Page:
Friday, May 27, 2011

Special Event: “Writing China in Silicon Valley, A Dialogue between Chen Qian (award-winning female writer based in Silicon Valley) and Wang Kan (visi

Special Event: “Writing China in Silicon Valley, A Dialogue between Chen Qian (award-winning female writer based in Silicon Valley) and Wang Kan (visiting scholar and professor of literature from Zhejiang), followed by discussion

Time: Saturday 2:30-4:00, May 28, 2011
Place: Nairobi Room, Graduate Community Center (2nd Floor),
750 Escondido Road, Stanford.
Working Language: Chinese
Soft Drinks and Light Refreshments will be served.


Qian Chen grew up in Nanning, China and came to the United States in 1989, where she received a MS degree in Computer Engineering at the University of Idaho, and worked as a logic design engineer until early 2008. During her engineering career, Chen’s stories and essays have been published in People’s Literature, Harvest and other publications in China and abroad. Her first novel, Xia Ju, was published in 2002. Her novella, Listen to the Caged Bird Sing, received the People’s Literature Award, one of the most prestigious literature awards in China, and her novella Teresa’s Rogue received the Yu Da Fu Fiction Prize, and was nominated for the Lu Xun Literature Award, and the National Literature Award of China.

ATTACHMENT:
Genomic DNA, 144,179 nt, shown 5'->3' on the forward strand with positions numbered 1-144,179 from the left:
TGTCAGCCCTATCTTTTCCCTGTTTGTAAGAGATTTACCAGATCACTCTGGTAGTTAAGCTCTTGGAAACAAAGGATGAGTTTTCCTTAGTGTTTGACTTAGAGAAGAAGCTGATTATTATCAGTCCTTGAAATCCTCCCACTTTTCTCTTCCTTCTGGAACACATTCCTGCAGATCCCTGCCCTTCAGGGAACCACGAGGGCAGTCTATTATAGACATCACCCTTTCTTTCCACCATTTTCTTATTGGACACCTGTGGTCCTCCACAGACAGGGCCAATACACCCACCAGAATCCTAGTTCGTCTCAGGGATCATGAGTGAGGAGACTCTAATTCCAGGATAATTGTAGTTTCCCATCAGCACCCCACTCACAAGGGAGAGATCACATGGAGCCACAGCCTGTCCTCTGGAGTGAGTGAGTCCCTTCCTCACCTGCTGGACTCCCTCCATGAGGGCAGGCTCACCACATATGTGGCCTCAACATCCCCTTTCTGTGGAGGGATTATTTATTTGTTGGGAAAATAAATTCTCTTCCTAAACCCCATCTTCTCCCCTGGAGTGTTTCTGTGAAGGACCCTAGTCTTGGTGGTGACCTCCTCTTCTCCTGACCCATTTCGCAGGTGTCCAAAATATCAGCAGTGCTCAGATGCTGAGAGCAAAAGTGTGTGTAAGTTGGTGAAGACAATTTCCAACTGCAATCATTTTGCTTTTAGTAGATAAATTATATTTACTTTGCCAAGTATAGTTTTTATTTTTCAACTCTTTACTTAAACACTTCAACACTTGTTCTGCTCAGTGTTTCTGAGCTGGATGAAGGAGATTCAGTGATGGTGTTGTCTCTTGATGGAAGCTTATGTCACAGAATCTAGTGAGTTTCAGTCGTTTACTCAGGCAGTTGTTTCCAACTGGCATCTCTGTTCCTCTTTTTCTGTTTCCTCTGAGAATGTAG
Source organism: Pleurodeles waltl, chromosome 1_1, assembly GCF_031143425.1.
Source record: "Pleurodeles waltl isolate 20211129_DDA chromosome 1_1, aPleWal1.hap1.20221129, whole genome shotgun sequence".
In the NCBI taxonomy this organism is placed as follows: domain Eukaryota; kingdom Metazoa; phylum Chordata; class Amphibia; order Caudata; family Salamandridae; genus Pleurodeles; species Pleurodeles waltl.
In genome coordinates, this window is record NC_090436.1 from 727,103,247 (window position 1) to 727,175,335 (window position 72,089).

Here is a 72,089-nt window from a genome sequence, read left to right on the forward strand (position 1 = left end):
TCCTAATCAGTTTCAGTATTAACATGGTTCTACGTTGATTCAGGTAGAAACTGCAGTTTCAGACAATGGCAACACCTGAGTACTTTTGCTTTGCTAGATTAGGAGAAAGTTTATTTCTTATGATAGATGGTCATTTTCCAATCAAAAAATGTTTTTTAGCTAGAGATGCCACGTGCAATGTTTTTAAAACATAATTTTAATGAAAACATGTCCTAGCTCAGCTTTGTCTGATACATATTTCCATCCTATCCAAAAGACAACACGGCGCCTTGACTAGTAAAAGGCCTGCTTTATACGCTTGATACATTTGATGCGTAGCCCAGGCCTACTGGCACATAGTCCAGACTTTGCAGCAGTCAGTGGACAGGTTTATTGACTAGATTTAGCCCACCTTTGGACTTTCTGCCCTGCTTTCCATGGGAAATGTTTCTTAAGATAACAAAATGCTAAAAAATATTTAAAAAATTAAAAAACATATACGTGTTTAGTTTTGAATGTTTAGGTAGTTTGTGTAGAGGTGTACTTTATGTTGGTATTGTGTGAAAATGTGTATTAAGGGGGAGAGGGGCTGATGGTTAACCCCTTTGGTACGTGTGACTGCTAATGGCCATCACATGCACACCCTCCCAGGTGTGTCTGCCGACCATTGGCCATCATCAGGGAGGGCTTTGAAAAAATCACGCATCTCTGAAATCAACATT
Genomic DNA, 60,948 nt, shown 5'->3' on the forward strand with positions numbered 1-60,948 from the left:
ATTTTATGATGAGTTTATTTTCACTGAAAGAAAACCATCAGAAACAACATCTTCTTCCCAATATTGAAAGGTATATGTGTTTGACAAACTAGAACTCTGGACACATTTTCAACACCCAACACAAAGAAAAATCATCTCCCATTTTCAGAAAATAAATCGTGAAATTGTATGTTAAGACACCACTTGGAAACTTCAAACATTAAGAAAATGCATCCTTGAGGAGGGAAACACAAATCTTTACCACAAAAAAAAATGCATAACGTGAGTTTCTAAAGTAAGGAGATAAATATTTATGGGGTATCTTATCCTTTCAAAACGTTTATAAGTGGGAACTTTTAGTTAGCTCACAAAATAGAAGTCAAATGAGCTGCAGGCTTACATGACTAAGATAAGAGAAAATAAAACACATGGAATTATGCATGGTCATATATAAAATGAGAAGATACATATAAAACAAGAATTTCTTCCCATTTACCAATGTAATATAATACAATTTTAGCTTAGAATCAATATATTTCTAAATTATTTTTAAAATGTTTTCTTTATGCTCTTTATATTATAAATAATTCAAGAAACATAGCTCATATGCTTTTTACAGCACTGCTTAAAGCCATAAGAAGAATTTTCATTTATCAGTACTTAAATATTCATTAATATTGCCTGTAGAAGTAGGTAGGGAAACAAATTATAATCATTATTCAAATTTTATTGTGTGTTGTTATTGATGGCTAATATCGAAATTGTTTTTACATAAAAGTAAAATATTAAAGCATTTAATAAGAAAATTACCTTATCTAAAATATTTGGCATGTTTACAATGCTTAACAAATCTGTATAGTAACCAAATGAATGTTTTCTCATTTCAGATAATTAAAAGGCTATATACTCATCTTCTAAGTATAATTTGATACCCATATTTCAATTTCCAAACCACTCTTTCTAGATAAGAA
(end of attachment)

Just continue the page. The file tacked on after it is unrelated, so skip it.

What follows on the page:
Wang Kan received his Ph.D. from Nanjing University, and is now Professor of contemporary Chinese Literature in Hangzhou Normal University. He specializes in modern Chinese literary thoughts. He is author of five books, including Narratives and Rhetoric (2010), History, Language and Desire (2008), and others.

This dialogue and discussion will include, but not limited to, the following questions: How did Chen Qian manage to reinvent herself from a computer engineer into an award-winning novelist? What is the path that one can take to become a successful writer in China? How to write about China in the U.S.? How is overseas Chinese literature read in Mainland China? How do insiders of the Chinese literature circle understand the contemporary Chinese literary production and the future of Chinese literature?




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